Then, I decided to show off the new paper and decided to take a picture.  Well, but the grout looked kind of bad now that the walls looked pretty.  I spent a lot of time peroxiding the grout for your benefit.  You'll notice there's a lot of grout between all those tiles, but I figure this is the only time I'll be taking a picture of my bathroom :)

Next time I complain about plumbing you'll understand why.
This bathroom is really, really vintage.

Sunday, September 15, 2019

"Cabin 2"

Almost 20 years ago, I petted Stella, Bro2's roommate's nasty little Jack Russell Terrier.  "This dog is pregnant", I said.  "No, no", Bro replied.  Never mind he had an unfixed dog in his apartment as his humanitarian effort to help the overcrowded dog pound and Stella wasn't spayed.  Bro laughed at the thought they could even get it together since Stella was tiny and the pound dog was enormous.

Really, when are people going to start believing me when I say stuff?  About a month later, Bro confirmed Stella's pregnancy and begged me to take a coming puppy.  I had an old Dalmatian and didn't want one, but gave Bro a chance.  I typed 2 single-spaced pages of requirements and said if a puppy was born that fit all of these needs I'd take it.

I was very specific.  I'd had years of b/w spotty dogs so I wanted a brown dog with a long tail, floppy ears, black nose, female, small like Stella, but with the pound dog's nice personality.  I knew the puppies would be Pisces and demanded one with an Aries ascendant so it would be able to stand up to my grouchy, old Dalmatian.  I wanted a good bark for security reasons.  On and on and on.  I wasn't trying to be reasonable.  I didn't really want a puppy, but I got one anyway.  She was too young to leave Stella too, just 4 weeks old, but Bro was in the Navy and got shipped to Bahrain so I had to take her.

Since she was so young, I paper trained her.  That's a helpful skill for a dog to have anyway since it gives an option if I'm away from the house too long.  I've never had any trouble training puppies, but this was the stupidest puppy ever.  Little turds were dropped just off the paper.  Little puddles on my wood floor.  I'll admit, I lost my patience and screamed about this after a few months.  No puppy should take that long to train.  Then, I caught my evil Dalmatian dropping puppy-sized poops on my floor, just missing the paper.  At least then my screaming was at the right culprit.  It's my everlasting shame that I yelled at my puppy for something she didn't do.  I apologized many times about that.  The Dal quit messing the house once she was busted.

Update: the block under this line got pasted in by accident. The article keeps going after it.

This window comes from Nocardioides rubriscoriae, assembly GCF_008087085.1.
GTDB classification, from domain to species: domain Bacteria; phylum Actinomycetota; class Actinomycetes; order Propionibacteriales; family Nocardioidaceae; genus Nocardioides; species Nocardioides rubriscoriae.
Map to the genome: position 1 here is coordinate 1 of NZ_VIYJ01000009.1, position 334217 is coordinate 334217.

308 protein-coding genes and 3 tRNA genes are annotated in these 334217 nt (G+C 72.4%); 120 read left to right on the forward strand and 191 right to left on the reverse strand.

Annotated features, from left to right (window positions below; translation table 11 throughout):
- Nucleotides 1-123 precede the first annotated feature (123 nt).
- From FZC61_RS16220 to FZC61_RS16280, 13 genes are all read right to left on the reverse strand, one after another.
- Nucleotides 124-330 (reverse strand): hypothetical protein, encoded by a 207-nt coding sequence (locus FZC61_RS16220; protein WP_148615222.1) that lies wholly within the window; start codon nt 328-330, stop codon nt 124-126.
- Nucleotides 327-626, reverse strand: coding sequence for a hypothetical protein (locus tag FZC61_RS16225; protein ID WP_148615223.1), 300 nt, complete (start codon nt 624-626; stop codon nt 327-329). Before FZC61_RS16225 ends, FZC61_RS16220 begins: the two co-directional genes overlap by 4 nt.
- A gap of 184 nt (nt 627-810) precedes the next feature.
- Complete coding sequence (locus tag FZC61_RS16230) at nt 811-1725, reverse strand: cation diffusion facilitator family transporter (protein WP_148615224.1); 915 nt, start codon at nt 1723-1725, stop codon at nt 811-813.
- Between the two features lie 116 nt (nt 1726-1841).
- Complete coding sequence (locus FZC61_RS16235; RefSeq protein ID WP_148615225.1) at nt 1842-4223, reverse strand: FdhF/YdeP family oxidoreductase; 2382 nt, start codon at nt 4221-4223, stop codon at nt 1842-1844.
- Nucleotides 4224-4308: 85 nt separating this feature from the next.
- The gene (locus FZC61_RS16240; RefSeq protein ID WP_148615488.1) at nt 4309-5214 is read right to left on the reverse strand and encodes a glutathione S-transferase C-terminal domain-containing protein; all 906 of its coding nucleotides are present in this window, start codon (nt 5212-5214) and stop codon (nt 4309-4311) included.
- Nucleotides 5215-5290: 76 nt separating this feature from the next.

My puppy was a devoted little dog.  Once, I went swimming in Lake Erie with a couple of friends.  We left all of our dogs on the deserted beach.  The other dogs ran around the beach like dogs do, but my tiny puppy swam out to me through the pre-storm choppy waves.  I was pretty far out and didn't see her at first.  I swam as fast as I could to rescue her.  She was exhausted and lay quietly in my arms as I used my old life saving skills to get her back to the beach.  I promised I'd never leave her on the beach again.

She managed my schedule and told me when to eat, when to work, when to watch TV.  She kept the groundhogs and rabbits under control until she got too old to chase them.  She daintily walked around my art piles on the floor.  She happily went on my de-littering walks in the neighborhood and did some pretty serious hiking with me through the years.  She was always sweet.

The first thing I do every day is fill her food and water bowls.  Today, they weren't there to fill.  I didn't know how to start my day.  I forgot to eat supper last night and almost forgot to brush my teeth.  I keep expecting to see her under my feet.  I'm lost and sad because my roommate of almost 20 years is gone.  I held her as she died and she wagged her long tail.  I sang her our song, "I love my dog, I love my dog, and my dog loves me!"

Some people don't understand how tight we get with our furry friends, or see why we'd want to care for another who will always be dependent like a child.  One person told me to quit having dogs since my heart breaks when they die.  People like that can't feel the love and companionship my puppy gave me through the years.  It's worth today's loss, though I'll miss her more than I can say.  I hope she's there to meet me when it's my turn to go to the other side.

She did have floppy ears except when there were varmints in
the yard or I was taking pictures of her.
The art above is an old doodle from when she was young and perky.  It doesn't have anything to do with a cabin other than taking her camping, but then IF is still falling behind on Friday words.